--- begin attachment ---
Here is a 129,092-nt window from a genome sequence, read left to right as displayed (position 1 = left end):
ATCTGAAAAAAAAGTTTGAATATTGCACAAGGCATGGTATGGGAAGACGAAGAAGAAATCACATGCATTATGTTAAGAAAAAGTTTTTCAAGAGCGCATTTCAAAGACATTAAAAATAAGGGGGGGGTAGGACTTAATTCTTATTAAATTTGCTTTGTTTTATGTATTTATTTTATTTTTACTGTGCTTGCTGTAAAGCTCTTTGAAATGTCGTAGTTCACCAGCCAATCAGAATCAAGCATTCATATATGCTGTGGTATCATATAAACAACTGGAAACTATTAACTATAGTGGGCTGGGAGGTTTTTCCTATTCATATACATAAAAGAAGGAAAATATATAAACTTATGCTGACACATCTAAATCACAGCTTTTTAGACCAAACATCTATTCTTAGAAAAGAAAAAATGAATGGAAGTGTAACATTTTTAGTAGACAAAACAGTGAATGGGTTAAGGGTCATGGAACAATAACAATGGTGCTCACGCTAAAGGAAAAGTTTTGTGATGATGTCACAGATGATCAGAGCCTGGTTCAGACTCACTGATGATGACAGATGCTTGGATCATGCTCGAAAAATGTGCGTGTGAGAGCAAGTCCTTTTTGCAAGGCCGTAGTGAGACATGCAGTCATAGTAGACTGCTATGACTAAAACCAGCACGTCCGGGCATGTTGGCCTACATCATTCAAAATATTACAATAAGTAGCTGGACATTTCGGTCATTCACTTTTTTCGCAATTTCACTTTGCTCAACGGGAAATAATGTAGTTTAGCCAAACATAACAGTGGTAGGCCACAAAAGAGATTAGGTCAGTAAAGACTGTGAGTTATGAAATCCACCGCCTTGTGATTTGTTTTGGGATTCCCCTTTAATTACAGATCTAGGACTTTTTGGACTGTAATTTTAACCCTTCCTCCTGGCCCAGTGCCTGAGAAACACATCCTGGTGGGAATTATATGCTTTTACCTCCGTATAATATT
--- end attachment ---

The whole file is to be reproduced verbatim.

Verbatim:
Here is a 129,092-nt window from a genome sequence, read left to right as displayed (position 1 = left end):
ATCTGAAAAAAAAGTTTGAATATTGCACAAGGCATGGTATGGGAAGACGAAGAAGAAATCACATGCATTATGTTAAGAAAAAGTTTTTCAAGAGCGCATTTCAAAGACATTAAAAATAAGGGGGGGGTAGGACTTAATTCTTATTAAATTTGCTTTGTTTTATGTATTTATTTTATTTTTACTGTGCTTGCTGTAAAGCTCTTTGAAATGTCGTAGTTCACCAGCCAATCAGAATCAAGCATTCATATATGCTGTGGTATCATATAAACAACTGGAAACTATTAACTATAGTGGGCTGGGAGGTTTTTCCTATTCATATACATAAAAGAAGGAAAATATATAAACTTATGCTGACACATCTAAATCACAGCTTTTTAGACCAAACATCTATTCTTAGAAAAGAAAAAATGAATGGAAGTGTAACATTTTTAGTAGACAAAACAGTGAATGGGTTAAGGGTCATGGAACAATAACAATGGTGCTCACGCTAAAGGAAAAGTTTTGTGATGATGTCACAGATGATCAGAGCCTGGTTCAGACTCACTGATGATGACAGATGCTTGGATCATGCTCGAAAAATGTGCGTGTGAGAGCAAGTCCTTTTTGCAAGGCCGTAGTGAGACATGCAGTCATAGTAGACTGCTATGACTAAAACCAGCACGTCCGGGCATGTTGGCCTACATCATTCAAAATATTACAATAAGTAGCTGGACATTTCGGTCATTCACTTTTTTCGCAATTTCACTTTGCTCAACGGGAAATAATGTAGTTTAGCCAAACATAACAGTGGTAGGCCACAAAAGAGATTAGGTCAGTAAAGACTGTGAGTTATGAAATCCACCGCCTTGTGATTTGTTTTGGGATTCCCCTTTAATTACAGATCTAGGACTTTTTGGACTGTAATTTTAACCCTTCCTCCTGGCCCAGTGCCTGAGAAACACATCCTGGTGGGAATTATATGCTTTTACCTCCGTATAATATT